Feeling Tired vs. Cancer-Related Fatigue
If you’re fighting cancer, chances are you’re also fighting fatigue. Fatigue is being tired – physically, mentally, and emotionally. It’s the most common side effect of cancer treatment, and it often hits without warning. Everyday activities – talking on the phone, shopping for groceries, even lifting a fork to eat – can be overwhelming tasks.
Cancer-related fatigue is different
Research suggests that most people getting cancer treatment have fatigue. Cancer-related fatigue is very different from everyday fatigue. Cancer-related fatigue is worse. It lasts longer and sleep doesn’t make it better: it’s unpredictable. And many people describe it as overwhelming, affecting every part of their lives.
Cancer-related fatigue can last from months to years, and continues after treatment ends, too. Many people with cancer say fatigue is the most distressing side effect of cancer and its treatment.
For people getting chemotherapy in cycles, fatigue often gets worse in the first few days and then gets better until the next treatment, when the pattern begins again. For those getting radiation, fatigue usually gets worse as the treatment goes on.
Left untreated, cancer-related fatigue can upset the patient’s quality of life. It can affect daily routines, self-care, recreation, and relationships.
Some signs of cancer-related fatigue are:
- Prolonged, extreme tiredness after an activity
- Feeling weak, tired, weary, or exhausted even after sleeping
- Arms and legs feel heavy and hard to move
- Too tired to complete normal daily activities
- Having trouble concentrating, thinking clearly, or remembering
- Feeling frustrated, irritable, and upset about the fatigue and its effects
- Not taking part in normal day-to-day activities
- Putting less energy into personal appearance
- Spending more time in bed or sleeping
Causes of cancer-related fatigue
It’s not fully understood what causes cancer-related fatigue. It may be the cancer and/or the cancer treatment. Problems like low levels of certain blood cells, sleep problems, stress, pain, eating too little, lack of exercise, and other factors are also thought to be linked to this kind of fatigue.
When there are no obvious physical causes for a patient or survivor’s excessive fatigue, doctors might want to run tests to check for other medical problems. Sometimes medical causes can be found and treated. If no treatable medical cause is found, there are practical ways to manage and minimize cancer-related fatigue, including good sleep habits, approved physical activities, and smart use of your time and energy. Doctors are also researching medicines to help people manage fatigue.
It’s important for you to tell someone on your health care team about fatigue and any other unpleasant side effects you’re having. This way they can monitor and treat them, both during cancer treatment and afterward when some problems can linger. You may need to come up with different ways to do things, decide what you can give up, set priorities, and get help so you can better manage them.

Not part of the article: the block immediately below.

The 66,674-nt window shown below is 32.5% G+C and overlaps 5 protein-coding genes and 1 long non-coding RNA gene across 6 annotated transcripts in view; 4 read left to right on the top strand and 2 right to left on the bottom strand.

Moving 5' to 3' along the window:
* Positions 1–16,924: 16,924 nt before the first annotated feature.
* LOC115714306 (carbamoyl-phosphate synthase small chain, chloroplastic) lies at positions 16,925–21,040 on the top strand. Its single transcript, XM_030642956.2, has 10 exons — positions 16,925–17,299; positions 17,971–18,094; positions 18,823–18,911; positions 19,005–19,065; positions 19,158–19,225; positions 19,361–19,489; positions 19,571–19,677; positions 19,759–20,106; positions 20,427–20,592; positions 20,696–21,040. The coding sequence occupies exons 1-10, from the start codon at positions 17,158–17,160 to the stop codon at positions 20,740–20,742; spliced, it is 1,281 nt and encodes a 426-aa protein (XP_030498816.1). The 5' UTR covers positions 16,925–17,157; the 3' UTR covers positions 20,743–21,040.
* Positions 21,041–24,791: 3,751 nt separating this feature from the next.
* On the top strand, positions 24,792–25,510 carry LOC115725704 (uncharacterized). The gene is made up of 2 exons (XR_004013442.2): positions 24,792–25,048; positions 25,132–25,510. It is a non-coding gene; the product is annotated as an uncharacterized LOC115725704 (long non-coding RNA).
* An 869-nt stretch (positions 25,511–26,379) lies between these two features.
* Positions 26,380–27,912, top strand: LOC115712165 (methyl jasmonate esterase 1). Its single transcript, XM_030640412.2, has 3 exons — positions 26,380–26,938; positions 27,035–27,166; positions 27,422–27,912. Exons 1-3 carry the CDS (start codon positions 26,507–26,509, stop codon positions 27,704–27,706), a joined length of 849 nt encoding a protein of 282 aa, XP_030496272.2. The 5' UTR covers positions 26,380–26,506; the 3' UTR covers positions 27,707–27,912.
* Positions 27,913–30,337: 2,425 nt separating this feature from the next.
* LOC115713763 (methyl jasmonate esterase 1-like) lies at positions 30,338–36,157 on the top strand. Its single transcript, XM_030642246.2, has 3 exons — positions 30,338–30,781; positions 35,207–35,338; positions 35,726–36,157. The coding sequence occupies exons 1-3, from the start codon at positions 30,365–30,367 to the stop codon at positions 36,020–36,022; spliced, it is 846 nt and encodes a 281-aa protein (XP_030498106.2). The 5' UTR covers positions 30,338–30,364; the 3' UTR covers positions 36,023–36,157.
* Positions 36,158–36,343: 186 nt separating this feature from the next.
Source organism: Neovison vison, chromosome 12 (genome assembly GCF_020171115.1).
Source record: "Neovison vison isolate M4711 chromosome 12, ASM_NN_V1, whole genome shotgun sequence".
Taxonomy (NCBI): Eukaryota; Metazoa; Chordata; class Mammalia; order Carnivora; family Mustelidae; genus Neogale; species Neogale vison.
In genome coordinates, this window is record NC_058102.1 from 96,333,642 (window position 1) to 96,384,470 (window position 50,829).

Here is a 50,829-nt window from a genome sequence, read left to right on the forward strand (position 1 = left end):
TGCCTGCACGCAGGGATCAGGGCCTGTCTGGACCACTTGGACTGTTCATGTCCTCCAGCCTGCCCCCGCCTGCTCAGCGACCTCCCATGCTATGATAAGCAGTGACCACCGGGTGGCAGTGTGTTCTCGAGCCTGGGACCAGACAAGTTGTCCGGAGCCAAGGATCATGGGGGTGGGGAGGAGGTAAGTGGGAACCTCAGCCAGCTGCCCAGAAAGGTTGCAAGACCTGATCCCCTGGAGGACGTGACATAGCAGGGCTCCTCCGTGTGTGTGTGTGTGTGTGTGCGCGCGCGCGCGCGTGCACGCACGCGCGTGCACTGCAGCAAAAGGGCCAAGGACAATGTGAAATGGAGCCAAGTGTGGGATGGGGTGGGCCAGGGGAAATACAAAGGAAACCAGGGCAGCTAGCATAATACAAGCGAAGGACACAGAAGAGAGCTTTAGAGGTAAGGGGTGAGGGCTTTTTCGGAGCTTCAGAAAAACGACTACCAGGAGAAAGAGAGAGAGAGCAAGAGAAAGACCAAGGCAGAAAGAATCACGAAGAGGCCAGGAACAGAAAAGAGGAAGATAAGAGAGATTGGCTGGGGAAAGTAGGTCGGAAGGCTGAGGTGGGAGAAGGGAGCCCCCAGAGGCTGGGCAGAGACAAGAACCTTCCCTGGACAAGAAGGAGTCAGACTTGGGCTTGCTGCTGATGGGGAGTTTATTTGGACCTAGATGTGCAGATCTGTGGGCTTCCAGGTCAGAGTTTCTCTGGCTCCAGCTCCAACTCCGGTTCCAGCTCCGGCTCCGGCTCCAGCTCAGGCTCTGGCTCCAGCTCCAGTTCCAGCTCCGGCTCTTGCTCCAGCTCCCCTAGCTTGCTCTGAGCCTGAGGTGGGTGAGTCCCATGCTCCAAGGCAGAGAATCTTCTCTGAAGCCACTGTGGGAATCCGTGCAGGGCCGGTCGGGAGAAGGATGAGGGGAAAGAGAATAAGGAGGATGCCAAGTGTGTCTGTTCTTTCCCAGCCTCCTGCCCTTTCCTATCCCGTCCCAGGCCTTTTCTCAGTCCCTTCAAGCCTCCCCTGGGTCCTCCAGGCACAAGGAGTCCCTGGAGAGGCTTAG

Fatigue or depression?
Some signs of fatigue look a lot like those of depression, and it’s easy to confuse them. Depression involves an inability to feel pleasure – people who are depressed feel sad or unworthy. They may give up hope. You can have fatigue and not be depressed, although some people have both fatigue and depression.
Sometimes it may be hard to find a label for what you’re feeling. Your doctor might want you to see a mental health professional to get another opinion on whether depression is part of the problem. If it is, treatment can help.
Try to tell your doctor exactly how you feel and how it affects the things you do. People with fatigue may describe feeling tired, weak, exhausted, weary, worn-out, or slow. They often have no energy and can’t focus. They may feel sad, irritable, or frustrated.
Only you know if you have fatigue and how it’s changing your ability to enjoy life. Talk to your health care team so you can find ways to feel better.
To learn more
Jacobsen PB, Donovan KA, Weitzner MA. Distinguishing fatigue and depression in patients with cancer. Semin Clin Neuropsychiatry. 2003;8(4):229-240.
Koornstra RH, Peters M, Donofrio S, van den Borne B, de Jong FA. Management of fatigue in patients with cancer -- a practical overview. Cancer Treat Rev. 2014;40(6):791-799.
National Cancer Institute. Fatigue PDQ (Health Professional Version), modified 8/28/14. Accessed at www.cancer.gov/cancertopics/pdq/supportivecare/fatigue/HealthProfessional on October 7, 2014.
Trudel-Fitzgerald C, Savard J, Ivers H. Which symptoms come first? Exploration of temporal relationships between cancer-related symptoms over an 18-month period. Ann Behav Med. 2013;45(3):329-337.
Mitchell SA, Berger AM. Fatigue. In Cancer: Principles & Practice of Oncology, 9th Ed. DeVita VT Jr, Lawrence TS, Rosenberg SA (Eds). Philadelphia, Lippincott, Williams & Wilkins. 2011: 2387-2392.
Last Revised: 10/22/2014